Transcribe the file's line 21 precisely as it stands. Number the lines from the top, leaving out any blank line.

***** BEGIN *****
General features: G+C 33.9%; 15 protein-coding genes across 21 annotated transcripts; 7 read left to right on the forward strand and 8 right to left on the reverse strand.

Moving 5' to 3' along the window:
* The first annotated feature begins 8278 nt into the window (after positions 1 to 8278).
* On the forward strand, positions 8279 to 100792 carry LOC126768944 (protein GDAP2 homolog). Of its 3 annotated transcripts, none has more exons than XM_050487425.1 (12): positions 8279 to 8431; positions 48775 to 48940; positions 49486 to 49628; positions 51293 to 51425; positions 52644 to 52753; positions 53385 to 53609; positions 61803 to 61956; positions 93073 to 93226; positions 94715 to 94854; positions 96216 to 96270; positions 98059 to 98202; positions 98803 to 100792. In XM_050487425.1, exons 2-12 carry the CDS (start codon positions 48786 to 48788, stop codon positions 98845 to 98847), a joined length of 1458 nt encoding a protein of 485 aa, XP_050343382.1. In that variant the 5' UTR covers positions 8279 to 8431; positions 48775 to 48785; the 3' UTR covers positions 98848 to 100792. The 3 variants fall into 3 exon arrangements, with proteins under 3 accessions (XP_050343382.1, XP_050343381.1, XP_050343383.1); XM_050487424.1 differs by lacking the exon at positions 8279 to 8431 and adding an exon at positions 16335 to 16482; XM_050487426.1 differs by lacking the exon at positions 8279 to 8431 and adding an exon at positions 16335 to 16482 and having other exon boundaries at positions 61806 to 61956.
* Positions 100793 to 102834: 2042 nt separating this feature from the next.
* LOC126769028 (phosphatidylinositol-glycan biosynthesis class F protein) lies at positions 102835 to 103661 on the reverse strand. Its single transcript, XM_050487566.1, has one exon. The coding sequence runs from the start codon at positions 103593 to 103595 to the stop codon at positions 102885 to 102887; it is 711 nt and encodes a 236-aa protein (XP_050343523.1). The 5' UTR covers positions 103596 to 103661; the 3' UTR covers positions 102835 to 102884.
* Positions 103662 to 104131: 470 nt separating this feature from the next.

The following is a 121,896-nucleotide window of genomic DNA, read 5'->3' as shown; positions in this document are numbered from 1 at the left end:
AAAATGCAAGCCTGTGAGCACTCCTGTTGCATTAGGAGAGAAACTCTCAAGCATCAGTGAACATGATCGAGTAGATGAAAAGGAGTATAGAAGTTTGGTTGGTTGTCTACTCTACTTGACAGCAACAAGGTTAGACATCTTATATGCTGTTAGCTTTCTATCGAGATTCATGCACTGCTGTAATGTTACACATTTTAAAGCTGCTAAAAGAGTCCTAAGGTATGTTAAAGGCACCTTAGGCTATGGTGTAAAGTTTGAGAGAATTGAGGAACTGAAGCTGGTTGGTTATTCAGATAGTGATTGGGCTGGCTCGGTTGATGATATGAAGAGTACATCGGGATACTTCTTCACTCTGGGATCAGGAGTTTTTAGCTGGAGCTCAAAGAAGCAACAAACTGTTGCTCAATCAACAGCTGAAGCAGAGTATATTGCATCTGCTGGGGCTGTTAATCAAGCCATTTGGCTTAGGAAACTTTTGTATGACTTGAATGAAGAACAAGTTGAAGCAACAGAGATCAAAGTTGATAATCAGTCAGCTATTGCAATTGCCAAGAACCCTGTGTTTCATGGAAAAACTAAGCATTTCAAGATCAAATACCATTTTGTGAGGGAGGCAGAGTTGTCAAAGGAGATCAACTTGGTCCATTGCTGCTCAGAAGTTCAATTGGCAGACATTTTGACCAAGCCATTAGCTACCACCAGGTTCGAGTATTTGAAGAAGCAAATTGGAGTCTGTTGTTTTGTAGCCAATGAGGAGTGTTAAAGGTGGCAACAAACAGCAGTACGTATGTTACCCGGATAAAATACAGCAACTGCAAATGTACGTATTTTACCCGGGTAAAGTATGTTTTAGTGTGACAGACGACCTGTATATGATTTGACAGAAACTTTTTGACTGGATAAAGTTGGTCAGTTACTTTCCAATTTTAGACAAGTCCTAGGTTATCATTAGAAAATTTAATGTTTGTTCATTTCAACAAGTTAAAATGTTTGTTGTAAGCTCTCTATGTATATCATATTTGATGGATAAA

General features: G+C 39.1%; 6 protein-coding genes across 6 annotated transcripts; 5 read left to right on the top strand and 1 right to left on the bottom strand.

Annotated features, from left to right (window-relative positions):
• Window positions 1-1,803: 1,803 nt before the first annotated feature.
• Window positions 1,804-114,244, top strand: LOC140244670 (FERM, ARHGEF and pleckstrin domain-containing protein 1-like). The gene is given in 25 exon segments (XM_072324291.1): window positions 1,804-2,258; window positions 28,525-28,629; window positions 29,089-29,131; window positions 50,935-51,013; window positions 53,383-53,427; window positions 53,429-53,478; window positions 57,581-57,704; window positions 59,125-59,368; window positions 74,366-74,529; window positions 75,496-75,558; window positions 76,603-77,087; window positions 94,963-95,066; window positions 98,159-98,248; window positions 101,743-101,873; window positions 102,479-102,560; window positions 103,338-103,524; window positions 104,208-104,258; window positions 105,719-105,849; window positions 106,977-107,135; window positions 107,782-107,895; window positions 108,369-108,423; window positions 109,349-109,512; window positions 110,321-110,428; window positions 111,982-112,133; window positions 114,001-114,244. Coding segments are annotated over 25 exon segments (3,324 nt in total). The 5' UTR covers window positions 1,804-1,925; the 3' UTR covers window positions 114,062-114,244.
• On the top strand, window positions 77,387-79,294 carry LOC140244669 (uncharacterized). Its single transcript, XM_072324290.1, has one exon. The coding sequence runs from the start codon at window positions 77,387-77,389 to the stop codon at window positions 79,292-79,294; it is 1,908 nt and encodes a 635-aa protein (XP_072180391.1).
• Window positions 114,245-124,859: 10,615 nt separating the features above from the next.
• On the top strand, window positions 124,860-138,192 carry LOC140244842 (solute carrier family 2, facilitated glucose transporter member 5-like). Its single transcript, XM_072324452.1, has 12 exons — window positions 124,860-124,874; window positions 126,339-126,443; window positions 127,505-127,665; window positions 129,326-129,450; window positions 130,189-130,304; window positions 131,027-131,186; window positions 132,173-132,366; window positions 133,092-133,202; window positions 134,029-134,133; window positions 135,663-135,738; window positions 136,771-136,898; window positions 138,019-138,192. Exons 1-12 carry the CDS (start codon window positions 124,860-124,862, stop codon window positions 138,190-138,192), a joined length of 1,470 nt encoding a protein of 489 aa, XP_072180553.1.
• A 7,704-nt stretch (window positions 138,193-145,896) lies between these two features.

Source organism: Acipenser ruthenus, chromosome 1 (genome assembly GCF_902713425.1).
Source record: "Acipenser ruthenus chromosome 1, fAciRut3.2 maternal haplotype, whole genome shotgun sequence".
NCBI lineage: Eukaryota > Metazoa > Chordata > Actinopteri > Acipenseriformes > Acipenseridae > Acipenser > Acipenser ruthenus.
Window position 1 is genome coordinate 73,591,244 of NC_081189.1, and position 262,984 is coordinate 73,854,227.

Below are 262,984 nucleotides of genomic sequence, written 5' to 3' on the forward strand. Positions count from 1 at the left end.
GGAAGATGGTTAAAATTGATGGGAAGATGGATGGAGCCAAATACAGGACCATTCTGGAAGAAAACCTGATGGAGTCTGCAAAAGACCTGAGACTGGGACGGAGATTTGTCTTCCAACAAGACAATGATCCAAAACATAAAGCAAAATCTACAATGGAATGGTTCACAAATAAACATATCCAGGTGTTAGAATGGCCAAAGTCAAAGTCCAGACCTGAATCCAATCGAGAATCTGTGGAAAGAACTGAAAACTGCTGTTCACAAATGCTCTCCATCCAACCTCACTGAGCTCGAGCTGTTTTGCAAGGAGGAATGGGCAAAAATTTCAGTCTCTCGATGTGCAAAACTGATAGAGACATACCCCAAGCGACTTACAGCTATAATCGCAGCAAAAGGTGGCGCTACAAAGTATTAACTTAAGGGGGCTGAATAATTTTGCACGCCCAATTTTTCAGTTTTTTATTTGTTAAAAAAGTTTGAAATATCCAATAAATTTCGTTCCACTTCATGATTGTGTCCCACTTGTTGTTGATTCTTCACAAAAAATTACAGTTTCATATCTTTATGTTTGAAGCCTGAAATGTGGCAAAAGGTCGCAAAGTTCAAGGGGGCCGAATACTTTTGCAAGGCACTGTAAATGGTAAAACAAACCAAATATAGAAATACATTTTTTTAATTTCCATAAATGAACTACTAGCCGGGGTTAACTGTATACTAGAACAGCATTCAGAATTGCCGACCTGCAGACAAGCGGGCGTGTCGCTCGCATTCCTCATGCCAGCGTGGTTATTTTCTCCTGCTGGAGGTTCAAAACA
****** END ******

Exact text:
Window position 1 is genome coordinate 73,591,244 of NC_081189.1, and position 262,984 is coordinate 73,854,227.